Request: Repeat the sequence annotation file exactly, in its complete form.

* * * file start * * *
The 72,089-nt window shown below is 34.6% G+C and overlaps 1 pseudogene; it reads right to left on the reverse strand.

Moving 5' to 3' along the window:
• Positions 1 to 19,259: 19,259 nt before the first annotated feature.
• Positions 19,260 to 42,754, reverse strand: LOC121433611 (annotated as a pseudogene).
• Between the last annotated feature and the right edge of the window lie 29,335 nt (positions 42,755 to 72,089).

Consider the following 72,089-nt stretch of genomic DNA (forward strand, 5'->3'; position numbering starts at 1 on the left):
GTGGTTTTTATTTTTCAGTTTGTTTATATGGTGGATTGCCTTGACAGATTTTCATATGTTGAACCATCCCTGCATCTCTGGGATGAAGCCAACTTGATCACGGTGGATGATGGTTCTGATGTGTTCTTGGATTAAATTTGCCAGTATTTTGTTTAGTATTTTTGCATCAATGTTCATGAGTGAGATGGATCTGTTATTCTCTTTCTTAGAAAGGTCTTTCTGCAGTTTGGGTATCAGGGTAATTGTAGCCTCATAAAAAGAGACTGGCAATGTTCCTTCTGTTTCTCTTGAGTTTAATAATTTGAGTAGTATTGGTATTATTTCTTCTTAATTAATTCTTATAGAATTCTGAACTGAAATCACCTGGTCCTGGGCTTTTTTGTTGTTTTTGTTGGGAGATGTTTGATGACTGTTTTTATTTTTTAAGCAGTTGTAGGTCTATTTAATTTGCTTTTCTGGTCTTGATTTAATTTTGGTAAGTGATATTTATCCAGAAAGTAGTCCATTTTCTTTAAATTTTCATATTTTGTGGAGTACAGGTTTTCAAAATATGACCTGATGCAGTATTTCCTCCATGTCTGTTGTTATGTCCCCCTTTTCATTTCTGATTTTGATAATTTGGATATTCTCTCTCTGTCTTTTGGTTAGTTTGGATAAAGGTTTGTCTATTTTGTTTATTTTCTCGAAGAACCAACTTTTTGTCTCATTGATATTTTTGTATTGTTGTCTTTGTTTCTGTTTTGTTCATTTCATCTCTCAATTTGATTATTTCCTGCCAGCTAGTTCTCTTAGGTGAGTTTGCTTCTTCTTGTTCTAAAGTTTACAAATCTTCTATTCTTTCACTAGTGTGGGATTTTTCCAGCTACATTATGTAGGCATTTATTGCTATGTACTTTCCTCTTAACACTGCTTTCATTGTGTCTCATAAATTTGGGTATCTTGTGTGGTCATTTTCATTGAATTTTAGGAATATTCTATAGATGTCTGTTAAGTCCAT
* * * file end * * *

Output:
The 72,089-nt window shown below is 34.6% G+C and overlaps 1 pseudogene; it reads right to left on the reverse strand.

Moving 5' to 3' along the window:
• Positions 1 to 19,259: 19,259 nt before the first annotated feature.
• Positions 19,260 to 42,754, reverse strand: LOC121433611 (annotated as a pseudogene).
• Between the last annotated feature and the right edge of the window lie 29,335 nt (positions 42,755 to 72,089).

Consider the following 72,089-nt stretch of genomic DNA (forward strand, 5'->3'; position numbering starts at 1 on the left):
GTGGTTTTTATTTTTCAGTTTGTTTATATGGTGGATTGCCTTGACAGATTTTCATATGTTGAACCATCCCTGCATCTCTGGGATGAAGCCAACTTGATCACGGTGGATGATGGTTCTGATGTGTTCTTGGATTAAATTTGCCAGTATTTTGTTTAGTATTTTTGCATCAATGTTCATGAGTGAGATGGATCTGTTATTCTCTTTCTTAGAAAGGTCTTTCTGCAGTTTGGGTATCAGGGTAATTGTAGCCTCATAAAAAGAGACTGGCAATGTTCCTTCTGTTTCTCTTGAGTTTAATAATTTGAGTAGTATTGGTATTATTTCTTCTTAATTAATTCTTATAGAATTCTGAACTGAAATCACCTGGTCCTGGGCTTTTTTGTTGTTTTTGTTGGGAGATGTTTGATGACTGTTTTTATTTTTTAAGCAGTTGTAGGTCTATTTAATTTGCTTTTCTGGTCTTGATTTAATTTTGGTAAGTGATATTTATCCAGAAAGTAGTCCATTTTCTTTAAATTTTCATATTTTGTGGAGTACAGGTTTTCAAAATATGACCTGATGCAGTATTTCCTCCATGTCTGTTGTTATGTCCCCCTTTTCATTTCTGATTTTGATAATTTGGATATTCTCTCTCTGTCTTTTGGTTAGTTTGGATAAAGGTTTGTCTATTTTGTTTATTTTCTCGAAGAACCAACTTTTTGTCTCATTGATATTTTTGTATTGTTGTCTTTGTTTCTGTTTTGTTCATTTCATCTCTCAATTTGATTATTTCCTGCCAGCTAGTTCTCTTAGGTGAGTTTGCTTCTTCTTGTTCTAAAGTTTACAAATCTTCTATTCTTTCACTAGTGTGGGATTTTTCCAGCTACATTATGTAGGCATTTATTGCTATGTACTTTCCTCTTAACACTGCTTTCATTGTGTCTCATAAATTTGGGTATCTTGTGTGGTCATTTTCATTGAATTTTAGGAATATTCTATAGATGTCTGTTAAGTCCAT